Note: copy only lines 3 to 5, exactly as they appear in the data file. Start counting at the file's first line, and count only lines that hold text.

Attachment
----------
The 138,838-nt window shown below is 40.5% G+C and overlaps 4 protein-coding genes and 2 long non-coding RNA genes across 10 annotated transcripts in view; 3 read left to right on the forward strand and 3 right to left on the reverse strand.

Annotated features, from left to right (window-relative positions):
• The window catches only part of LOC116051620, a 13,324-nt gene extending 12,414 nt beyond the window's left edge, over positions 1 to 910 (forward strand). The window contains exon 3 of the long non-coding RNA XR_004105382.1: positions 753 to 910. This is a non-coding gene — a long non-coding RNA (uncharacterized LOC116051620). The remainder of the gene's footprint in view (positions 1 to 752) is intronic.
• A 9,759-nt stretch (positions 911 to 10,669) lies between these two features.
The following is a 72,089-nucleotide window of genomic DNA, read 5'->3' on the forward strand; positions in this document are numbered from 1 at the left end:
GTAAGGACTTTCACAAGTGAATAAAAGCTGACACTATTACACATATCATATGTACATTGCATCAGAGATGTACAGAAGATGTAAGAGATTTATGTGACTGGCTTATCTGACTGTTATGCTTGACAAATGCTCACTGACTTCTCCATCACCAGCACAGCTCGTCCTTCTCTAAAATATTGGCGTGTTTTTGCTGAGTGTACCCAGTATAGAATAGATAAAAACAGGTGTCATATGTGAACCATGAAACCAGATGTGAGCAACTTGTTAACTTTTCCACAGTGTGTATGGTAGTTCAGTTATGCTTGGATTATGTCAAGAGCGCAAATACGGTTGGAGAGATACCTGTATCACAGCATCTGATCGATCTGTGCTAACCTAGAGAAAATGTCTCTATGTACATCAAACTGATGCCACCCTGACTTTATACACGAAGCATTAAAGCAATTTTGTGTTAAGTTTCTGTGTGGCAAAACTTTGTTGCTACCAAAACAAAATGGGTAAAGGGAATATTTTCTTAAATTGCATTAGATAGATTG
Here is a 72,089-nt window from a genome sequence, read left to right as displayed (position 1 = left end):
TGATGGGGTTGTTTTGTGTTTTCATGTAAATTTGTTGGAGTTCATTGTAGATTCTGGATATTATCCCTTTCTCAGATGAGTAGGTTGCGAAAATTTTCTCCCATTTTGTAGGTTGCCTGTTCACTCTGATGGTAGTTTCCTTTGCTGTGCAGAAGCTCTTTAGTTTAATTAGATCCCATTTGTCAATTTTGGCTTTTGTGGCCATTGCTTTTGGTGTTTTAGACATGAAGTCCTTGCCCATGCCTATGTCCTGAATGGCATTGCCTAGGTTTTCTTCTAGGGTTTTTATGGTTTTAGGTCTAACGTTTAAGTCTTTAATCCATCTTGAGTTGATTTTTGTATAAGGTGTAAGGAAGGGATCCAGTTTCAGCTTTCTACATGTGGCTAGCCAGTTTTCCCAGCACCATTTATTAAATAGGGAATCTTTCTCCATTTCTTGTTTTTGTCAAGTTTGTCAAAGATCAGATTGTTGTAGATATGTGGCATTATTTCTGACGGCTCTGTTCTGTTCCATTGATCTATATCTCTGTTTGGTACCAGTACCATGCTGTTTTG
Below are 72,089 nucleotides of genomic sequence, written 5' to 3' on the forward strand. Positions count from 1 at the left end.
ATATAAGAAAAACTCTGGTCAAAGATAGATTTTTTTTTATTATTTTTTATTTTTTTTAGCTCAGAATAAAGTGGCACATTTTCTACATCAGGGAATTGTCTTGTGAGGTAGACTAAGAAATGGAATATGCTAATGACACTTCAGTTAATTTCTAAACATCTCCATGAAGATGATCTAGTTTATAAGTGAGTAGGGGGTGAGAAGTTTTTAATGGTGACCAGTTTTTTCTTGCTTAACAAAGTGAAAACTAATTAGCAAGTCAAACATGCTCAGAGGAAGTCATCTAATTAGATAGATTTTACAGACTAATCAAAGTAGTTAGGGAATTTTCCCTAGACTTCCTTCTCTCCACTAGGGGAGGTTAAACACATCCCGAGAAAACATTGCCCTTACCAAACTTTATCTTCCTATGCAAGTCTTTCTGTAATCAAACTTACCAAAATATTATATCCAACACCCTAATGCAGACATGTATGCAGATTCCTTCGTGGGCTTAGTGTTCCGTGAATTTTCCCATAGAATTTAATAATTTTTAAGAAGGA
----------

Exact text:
• The window catches only part of LOC116051620, a 13,324-nt gene extending 12,414 nt beyond the window's left edge, over positions 1 to 910 (forward strand). The window contains exon 3 of the long non-coding RNA XR_004105382.1: positions 753 to 910. This is a non-coding gene — a long non-coding RNA (uncharacterized LOC116051620). The remainder of the gene's footprint in view (positions 1 to 752) is intronic.
• A 9,759-nt stretch (positions 911 to 10,669) lies between these two features.
The following is a 72,089-nucleotide window of genomic DNA, read 5'->3' on the forward strand; positions in this document are numbered from 1 at the left end: